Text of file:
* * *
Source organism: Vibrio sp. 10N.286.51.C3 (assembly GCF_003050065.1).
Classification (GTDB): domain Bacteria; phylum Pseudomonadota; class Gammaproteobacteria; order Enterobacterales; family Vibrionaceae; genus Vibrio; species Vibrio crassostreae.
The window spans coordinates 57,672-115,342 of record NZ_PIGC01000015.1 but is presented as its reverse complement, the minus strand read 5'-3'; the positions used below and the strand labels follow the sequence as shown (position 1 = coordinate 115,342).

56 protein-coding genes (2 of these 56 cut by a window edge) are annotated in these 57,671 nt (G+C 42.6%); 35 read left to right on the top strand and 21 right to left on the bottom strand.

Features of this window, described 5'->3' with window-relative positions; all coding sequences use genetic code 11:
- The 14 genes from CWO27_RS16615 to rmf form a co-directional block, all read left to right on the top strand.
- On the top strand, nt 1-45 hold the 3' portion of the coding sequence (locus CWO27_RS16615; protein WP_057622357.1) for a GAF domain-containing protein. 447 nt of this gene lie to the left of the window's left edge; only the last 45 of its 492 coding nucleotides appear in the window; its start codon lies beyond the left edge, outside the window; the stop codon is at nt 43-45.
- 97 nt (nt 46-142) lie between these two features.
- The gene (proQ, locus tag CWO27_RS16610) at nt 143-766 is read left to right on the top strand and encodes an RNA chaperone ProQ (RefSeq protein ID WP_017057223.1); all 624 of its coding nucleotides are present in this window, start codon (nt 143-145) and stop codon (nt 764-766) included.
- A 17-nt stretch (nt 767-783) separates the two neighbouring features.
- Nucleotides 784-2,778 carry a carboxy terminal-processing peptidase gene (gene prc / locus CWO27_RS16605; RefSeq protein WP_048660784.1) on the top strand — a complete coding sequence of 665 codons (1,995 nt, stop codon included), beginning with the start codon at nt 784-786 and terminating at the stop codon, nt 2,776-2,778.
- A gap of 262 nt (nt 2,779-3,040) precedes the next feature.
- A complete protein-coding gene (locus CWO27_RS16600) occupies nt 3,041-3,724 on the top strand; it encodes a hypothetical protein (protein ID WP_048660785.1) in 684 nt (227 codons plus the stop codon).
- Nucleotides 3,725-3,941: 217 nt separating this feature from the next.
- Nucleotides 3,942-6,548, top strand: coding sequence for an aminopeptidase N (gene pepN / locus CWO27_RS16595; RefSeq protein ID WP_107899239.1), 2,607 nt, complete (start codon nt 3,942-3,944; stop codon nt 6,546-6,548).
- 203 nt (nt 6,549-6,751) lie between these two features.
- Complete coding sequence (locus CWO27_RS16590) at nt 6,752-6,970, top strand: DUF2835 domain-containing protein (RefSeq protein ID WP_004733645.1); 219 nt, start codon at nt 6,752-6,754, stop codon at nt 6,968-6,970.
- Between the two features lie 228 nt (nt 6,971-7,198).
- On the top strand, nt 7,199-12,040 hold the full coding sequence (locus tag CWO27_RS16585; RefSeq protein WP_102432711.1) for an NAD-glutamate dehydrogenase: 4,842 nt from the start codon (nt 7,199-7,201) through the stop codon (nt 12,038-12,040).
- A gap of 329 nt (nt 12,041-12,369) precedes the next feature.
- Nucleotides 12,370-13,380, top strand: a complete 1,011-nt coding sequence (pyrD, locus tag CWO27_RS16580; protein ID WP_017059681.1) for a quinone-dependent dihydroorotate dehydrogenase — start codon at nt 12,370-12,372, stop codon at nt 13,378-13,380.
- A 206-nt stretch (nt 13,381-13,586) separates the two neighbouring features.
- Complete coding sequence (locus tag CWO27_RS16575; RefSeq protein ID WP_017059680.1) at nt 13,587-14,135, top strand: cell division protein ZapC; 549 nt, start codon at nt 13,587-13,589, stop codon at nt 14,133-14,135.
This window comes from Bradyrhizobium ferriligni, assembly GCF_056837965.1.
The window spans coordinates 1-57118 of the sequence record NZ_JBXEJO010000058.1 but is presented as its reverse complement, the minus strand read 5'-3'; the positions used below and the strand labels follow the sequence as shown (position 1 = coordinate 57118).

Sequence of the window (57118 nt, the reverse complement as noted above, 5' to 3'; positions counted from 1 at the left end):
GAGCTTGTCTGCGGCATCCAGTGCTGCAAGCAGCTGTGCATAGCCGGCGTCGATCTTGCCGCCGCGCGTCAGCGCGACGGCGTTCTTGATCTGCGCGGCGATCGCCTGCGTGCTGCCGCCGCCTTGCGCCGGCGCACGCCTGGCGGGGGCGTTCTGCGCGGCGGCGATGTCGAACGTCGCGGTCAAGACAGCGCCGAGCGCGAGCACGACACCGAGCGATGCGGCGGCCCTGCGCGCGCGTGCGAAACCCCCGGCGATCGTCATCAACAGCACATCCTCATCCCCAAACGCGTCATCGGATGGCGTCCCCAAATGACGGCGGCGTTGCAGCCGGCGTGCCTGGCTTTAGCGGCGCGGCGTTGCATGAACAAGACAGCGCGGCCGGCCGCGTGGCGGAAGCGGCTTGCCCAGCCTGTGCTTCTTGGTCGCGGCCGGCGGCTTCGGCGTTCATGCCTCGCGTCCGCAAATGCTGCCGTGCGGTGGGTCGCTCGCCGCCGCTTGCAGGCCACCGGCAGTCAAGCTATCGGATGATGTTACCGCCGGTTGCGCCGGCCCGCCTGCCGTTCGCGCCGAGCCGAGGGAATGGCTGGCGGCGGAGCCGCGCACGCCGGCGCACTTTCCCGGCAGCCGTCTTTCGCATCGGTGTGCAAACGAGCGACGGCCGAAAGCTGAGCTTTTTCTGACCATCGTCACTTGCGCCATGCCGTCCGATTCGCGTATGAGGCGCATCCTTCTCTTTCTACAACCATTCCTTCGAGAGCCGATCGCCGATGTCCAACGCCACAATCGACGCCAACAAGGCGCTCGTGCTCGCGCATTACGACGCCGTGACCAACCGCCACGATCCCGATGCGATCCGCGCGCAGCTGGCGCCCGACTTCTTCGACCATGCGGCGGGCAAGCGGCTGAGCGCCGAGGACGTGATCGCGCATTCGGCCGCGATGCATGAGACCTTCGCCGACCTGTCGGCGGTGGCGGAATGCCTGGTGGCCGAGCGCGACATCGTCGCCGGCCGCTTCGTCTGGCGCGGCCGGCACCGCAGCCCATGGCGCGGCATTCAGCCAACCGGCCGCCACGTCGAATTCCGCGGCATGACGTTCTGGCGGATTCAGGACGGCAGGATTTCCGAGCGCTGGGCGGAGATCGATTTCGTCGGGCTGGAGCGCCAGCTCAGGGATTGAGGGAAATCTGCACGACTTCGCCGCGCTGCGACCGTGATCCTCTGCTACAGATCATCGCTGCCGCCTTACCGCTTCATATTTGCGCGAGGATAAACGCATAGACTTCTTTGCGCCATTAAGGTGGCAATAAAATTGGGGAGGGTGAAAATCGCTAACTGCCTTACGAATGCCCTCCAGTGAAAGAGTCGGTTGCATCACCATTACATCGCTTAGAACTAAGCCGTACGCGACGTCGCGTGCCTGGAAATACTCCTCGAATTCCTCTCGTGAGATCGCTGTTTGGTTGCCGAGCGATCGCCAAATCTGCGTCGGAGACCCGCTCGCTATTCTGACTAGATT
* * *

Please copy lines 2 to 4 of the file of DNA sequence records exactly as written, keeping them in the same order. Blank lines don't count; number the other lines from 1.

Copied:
Classification (GTDB): domain Bacteria; phylum Pseudomonadota; class Gammaproteobacteria; order Enterobacterales; family Vibrionaceae; genus Vibrio; species Vibrio crassostreae.
The window spans coordinates 57,672-115,342 of record NZ_PIGC01000015.1 but is presented as its reverse complement, the minus strand read 5'-3'; the positions used below and the strand labels follow the sequence as shown (position 1 = coordinate 115,342).

56 protein-coding genes (2 of these 56 cut by a window edge) are annotated in these 57,671 nt (G+C 42.6%); 35 read left to right on the top strand and 21 right to left on the bottom strand.